I bought a car, the first I’d owned in over a decade, and headed west, passing through New Mexico on the way. True to its title as the Land of Enchantment, I cried when I left, and when my friend Michael, following a couple of weeks behind me on motorcycle, arrived, it took him a month and a half to break away.
“I think I’m going to go back there after this,” he told me one afternoon while we sat and smoked in the fall California sunshine. He wanted to set up a “home base” that we could use between travels – somewhere to come back to.
By the time we got back to New Mexico, Michael and I had become lovers and our shared dream of a patch of land with a structure on it had turned into visions of organic food, sustainability and permaculture, yoga and meditation practice and a relationship defined, mostly, by giving each other wide open space to be.
Within three days we found our spot – three acres, a river, fertile soil and a little adobe house, invisible from the nearest road. It was everything we needed at a price I couldn’t even rent a bedroom for back in a Brooklyn ghetto.
We moved into our house on January 1, 2009. A week later we got our first dog, a rescue whose poster I’d seen in town. By March, we’d started food plots and added fifteen chickens and two ducks. A week ago, we added another dog to the mix – another poster I’d spotted in town.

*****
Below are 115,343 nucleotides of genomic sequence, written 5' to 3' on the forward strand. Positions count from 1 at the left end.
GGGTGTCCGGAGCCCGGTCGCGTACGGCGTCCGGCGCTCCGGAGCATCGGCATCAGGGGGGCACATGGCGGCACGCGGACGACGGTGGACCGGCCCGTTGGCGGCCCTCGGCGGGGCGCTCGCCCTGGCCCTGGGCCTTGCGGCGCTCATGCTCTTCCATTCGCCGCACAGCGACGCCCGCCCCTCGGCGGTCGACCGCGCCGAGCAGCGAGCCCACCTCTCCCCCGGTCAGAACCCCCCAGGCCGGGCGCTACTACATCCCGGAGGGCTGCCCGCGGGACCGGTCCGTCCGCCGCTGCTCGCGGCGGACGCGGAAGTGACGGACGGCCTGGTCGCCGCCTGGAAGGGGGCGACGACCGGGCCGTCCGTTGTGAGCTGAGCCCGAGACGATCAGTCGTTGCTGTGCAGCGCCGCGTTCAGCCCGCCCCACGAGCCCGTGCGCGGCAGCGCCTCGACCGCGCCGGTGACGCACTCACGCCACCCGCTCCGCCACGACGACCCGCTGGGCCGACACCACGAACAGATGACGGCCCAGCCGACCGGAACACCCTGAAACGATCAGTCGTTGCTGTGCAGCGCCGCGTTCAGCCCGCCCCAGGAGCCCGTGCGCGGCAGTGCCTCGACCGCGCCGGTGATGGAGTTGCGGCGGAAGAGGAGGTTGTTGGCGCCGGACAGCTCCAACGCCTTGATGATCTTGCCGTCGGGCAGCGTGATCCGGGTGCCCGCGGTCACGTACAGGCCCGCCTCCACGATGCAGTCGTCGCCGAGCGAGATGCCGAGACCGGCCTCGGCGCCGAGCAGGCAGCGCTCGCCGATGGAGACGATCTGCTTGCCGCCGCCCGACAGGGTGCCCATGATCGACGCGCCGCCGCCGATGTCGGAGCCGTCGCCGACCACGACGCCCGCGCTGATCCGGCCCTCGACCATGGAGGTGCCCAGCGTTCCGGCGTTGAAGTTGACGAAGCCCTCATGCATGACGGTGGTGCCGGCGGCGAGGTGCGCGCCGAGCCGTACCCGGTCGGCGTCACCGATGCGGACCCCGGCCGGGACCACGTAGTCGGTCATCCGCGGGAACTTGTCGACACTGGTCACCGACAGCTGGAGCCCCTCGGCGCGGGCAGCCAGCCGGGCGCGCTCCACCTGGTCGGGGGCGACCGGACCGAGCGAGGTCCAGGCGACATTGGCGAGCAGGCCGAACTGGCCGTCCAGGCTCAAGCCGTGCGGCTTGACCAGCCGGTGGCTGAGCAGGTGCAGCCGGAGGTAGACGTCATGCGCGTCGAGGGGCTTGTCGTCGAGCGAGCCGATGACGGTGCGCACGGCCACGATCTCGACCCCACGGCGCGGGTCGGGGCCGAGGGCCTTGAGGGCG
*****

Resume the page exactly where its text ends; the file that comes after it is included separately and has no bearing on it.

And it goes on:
These days I wake up with purpose. I snuggle my lover, kiss the dogs and do yoga on the deck while I look out over the foothills of the Black Range. I feed the birds, collect the eggs and grow flowers, food and herbs. I have the time and space for creativity and reflection. We don’t have any money but we’re not poor, by any means. We make our own toothpaste, grow our own food, find creative ways to entertain ourselves. We are mostly oblivious to media saturation and don’t read the news or fill our heads with the insanity of the human condition. Mine is now a simple life - there is, at this point, very little that I can do to help the world and its gazillions of problems, except to pray. Except to wake up and thank the forces that be that my eyes are open for another day. Except to be the change I want to see, and do the thing I can do to change the world.
Now that it’s quiet, I hear that little voice all the time now. It keeps saying the same thing. It’s time to stop. You’re here.
As you've probably figured out, Dori Mondon homesteads (the ultimate in DIY!) in a beautiful river valley just outside the Gila National Forest with a partner, a couple of mutts, a bunch of birds and lots and lots of plants, promoting organic farming, sustainability and permaculture. When she's not trying to stumble her way through the daily operations of a small farm, she can generally be found writing, knitting, hiking with the dogs, making the toothpaste or pretzeling herself into strange positions on the deck. She reads her work regularly in Silver City, New Mexico and is working on her first book, a memoir she hopes will inspire others to find happiness, live dreams and seek out sustainable, simple ways of being. You can read more of Dori's work at her blog, Squeezing Time, and she can be reached via e-mail.